Beyond just the tale of an early village, the game has tremendous mechanics behind it. At the beginning of each round, the action spaces are completely seeded. So the players have an easy pick of taking both the action that they want and the resource they desire. But, as the round goes on, the resources are depleted. When an action space is out of resources, it cannot be taken again (at least not without substantial cost). Some of the most interesting play is in this area of scarcity where players have to choose between taking the resource they need or the action they want or, in some cases, sniping a coveted resource from another player.
The game is played over several rounds, so there will be multiple seasons of plenty and rarity, and there are many options for scoring points. City councilmen can convert their fortunes directly into points. Clergymen can score during the game and are worth points at the end. Travelers gain fame and craftsman can sell to willing customers. Generally, players have to focus on one or two main methods of getting points while dabbling in the others. By the same token, players cannot ignore what their opponents are doing. Allowing only one player to compete in the market, for example, can allow that player multiple scoring opportunities.
The other interesting element is that the game end is controlled entirely by the players. Sometimes players will want to keep their meeples healthy and alive for as long as possible to continue to allow them to score points or create items. Other times, though, it may be beneficial to use as much “time” as possible and start killing off your family members. On one occasion, I grabbed an early lead while an opponent was gearing up for some massive market points. I decided to put all my efforts into ending the game quickly and killed off about three family members. Because it cut short his massive turns, I eked out a one point victory.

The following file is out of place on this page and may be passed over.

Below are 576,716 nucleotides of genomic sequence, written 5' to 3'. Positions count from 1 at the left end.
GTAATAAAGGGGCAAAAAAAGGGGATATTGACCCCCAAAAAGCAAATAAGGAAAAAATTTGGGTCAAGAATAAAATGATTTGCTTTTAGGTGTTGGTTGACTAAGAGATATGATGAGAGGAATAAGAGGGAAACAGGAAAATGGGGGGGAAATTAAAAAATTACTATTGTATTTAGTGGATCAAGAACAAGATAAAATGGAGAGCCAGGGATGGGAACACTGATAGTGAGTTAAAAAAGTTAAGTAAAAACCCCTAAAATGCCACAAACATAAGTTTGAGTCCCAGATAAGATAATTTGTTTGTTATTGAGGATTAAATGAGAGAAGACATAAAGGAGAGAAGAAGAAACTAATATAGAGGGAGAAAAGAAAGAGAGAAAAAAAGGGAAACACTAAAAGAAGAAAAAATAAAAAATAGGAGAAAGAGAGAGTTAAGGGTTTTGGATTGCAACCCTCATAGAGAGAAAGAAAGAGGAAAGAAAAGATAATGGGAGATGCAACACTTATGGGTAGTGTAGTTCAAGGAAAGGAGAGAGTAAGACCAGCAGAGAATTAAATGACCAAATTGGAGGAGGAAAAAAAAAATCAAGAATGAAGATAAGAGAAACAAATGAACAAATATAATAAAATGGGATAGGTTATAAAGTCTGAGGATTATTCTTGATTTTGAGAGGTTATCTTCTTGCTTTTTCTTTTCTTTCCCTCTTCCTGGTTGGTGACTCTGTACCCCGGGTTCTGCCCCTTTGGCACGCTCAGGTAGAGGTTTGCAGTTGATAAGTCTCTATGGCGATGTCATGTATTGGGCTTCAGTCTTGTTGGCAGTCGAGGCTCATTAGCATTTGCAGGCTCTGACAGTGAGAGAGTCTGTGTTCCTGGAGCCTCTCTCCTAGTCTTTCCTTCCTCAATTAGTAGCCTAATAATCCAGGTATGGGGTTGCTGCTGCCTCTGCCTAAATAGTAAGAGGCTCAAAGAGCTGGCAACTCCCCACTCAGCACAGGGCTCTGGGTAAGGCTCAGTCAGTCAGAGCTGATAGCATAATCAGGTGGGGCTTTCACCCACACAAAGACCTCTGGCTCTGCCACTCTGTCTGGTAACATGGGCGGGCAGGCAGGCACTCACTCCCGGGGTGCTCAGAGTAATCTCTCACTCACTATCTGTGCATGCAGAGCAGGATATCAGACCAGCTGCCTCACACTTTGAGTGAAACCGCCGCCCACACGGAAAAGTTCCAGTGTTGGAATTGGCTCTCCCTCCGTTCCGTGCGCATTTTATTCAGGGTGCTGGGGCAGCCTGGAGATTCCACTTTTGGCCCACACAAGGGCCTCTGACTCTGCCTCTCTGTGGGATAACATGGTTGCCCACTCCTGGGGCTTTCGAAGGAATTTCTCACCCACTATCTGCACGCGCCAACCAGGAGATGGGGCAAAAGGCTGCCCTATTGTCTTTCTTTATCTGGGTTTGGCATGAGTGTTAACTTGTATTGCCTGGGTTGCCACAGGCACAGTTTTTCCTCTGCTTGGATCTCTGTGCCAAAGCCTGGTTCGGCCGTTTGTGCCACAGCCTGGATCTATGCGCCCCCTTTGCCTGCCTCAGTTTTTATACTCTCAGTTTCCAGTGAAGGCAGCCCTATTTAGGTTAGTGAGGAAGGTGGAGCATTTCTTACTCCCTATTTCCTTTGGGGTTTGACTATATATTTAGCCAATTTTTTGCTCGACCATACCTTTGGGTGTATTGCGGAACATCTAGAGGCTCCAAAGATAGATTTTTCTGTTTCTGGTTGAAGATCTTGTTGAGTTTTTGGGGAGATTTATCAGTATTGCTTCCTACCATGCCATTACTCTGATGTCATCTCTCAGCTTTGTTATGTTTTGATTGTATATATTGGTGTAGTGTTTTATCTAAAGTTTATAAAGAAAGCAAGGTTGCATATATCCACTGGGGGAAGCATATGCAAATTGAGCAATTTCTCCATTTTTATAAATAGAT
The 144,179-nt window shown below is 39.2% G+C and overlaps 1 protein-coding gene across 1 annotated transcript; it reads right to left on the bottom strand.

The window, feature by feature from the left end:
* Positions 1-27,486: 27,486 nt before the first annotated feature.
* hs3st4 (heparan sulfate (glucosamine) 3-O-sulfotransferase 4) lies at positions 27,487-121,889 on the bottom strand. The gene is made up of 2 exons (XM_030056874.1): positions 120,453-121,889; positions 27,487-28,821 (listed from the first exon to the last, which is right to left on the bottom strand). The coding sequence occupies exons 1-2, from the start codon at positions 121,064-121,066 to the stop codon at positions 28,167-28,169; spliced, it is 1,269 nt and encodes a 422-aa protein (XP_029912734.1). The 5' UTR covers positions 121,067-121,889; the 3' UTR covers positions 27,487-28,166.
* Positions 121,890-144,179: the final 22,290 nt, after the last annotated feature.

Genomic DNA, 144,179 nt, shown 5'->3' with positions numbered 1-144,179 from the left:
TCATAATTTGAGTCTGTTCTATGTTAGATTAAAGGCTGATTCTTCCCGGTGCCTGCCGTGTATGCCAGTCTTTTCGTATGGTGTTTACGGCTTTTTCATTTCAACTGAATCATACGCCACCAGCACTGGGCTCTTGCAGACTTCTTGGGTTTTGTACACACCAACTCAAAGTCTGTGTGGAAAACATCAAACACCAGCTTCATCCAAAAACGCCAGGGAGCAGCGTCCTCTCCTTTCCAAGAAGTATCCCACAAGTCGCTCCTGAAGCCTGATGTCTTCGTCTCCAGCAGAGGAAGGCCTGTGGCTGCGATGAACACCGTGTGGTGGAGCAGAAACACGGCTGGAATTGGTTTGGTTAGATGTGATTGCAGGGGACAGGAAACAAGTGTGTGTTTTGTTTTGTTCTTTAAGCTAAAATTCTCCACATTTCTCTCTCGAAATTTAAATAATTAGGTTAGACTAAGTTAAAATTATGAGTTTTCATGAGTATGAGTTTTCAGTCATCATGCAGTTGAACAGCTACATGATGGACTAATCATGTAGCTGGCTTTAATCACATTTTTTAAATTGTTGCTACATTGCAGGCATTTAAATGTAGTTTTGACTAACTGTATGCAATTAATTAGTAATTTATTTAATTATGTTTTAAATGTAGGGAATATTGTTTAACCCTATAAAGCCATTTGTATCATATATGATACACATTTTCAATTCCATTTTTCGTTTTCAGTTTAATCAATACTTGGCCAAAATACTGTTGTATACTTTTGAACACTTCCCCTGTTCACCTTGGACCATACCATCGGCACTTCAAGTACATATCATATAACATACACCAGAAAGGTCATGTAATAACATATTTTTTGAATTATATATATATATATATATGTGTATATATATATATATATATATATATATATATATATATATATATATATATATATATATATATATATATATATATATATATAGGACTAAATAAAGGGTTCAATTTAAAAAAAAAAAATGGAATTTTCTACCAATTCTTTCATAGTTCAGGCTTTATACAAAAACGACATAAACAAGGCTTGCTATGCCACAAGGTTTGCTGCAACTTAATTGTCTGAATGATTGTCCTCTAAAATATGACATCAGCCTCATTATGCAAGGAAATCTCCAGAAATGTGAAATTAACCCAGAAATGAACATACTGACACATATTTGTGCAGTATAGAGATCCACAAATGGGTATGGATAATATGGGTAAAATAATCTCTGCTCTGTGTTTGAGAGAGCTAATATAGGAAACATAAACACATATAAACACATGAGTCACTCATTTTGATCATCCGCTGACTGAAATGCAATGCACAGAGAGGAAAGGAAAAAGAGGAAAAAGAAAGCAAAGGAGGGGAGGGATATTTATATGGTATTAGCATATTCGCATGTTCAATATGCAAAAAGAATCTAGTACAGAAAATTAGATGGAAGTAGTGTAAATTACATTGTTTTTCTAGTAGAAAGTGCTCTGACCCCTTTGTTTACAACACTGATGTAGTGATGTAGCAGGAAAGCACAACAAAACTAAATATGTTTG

Village is also a tad on the lighter side of things. While this makes it very accessible, with a short but satisfying play time, it also means that all interaction is extremely indirect. Competition comes from getting there first or having the most rather than from kicking other people out or directly countering them. Also, any unopposed strategy is often strongest, especially an unopposed market. So sometimes it can come down to claiming the area with the least resistance, somewhat akin to being the only producer of a good in Puerto Rico.
On the other hand, maybe the game feels lighter than it is. Part of that is because the planning is done in one step instead of two. In other worker placement games, you might have to spend a turn or two gathering the right resources, then a turn or two accomplishing your objectives. In Village, you can gain the resources you need while accomplishing your objectives. Ideally, you take an action by selecting a cube you need for the next turn’s action. So, maybe there is just as much going on, but the compression makes it feel lighter than it is.